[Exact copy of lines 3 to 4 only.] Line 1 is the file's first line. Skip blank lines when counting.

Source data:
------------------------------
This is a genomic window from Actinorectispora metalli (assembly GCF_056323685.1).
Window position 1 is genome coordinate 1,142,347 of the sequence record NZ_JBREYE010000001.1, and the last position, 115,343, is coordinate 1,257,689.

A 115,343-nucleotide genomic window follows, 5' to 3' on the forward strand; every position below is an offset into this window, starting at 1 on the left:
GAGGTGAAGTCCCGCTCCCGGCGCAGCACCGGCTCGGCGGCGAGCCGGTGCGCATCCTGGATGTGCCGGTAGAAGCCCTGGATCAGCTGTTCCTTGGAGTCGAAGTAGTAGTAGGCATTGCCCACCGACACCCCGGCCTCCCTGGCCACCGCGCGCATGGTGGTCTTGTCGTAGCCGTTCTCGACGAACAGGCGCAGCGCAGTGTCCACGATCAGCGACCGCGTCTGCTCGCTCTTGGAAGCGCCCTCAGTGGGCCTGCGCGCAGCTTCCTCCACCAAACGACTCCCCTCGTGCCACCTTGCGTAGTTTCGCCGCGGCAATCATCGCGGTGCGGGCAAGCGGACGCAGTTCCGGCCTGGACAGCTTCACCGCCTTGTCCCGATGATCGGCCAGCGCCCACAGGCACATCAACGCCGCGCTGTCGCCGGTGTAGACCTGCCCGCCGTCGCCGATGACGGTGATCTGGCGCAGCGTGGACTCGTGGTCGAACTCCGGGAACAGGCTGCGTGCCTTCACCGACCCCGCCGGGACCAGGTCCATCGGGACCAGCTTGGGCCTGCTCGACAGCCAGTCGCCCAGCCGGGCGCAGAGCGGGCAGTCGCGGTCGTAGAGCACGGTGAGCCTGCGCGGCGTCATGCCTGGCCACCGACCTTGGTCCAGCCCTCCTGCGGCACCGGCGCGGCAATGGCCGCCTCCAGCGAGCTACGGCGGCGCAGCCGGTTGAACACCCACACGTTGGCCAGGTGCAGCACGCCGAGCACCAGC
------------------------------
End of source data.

A 115,343-nucleotide genomic window follows, 5' to 3' on the forward strand; every position below is an offset into this window, starting at 1 on the left:
GAGGTGAAGTCCCGCTCCCGGCGCAGCACCGGCTCGGCGGCGAGCCGGTGCGCATCCTGGATGTGCCGGTAGAAGCCCTGGATCAGCTGTTCCTTGGAGTCGAAGTAGTAGTAGGCATTGCCCACCGACACCCCGGCCTCCCTGGCCACCGCGCGCATGGTGGTCTTGTCGTAGCCGTTCTCGACGAACAGGCGCAGCGCAGTGTCCACGATCAGCGACCGCGTCTGCTCGCTCTTGGAAGCGCCCTCAGTGGGCCTGCGCGCAGCTTCCTCCACCAAACGACTCCCCTCGTGCCACCTTGCGTAGTTTCGCCGCGGCAATCATCGCGGTGCGGGCAAGCGGACGCAGTTCCGGCCTGGACAGCTTCACCGCCTTGTCCCGATGATCGGCCAGCGCCCACAGGCACATCAACGCCGCGCTGTCGCCGGTGTAGACCTGCCCGCCGTCGCCGATGACGGTGATCTGGCGCAGCGTGGACTCGTGGTCGAACTCCGGGAACAGGCTGCGTGCCTTCACCGACCCCGCCGGGACCAGGTCCATCGGGACCAGCTTGGGCCTGCTCGACAGCCAGTCGCCCAGCCGGGCGCAGAGCGGGCAGTCGCGGTCGTAGAGCACGGTGAGCCTGCGCGGCGTCATGCCTGGCCACCGACCTTGGTCCAGCCCTCCTGCGGCACCGGCGCGGCAATGGCCGCCTCCAGCGAGCTACGGCGGCGCAGCCGGTTGAACACCCACACGTTGGCCAGGTGCAGCACGCCGAGCACCAGC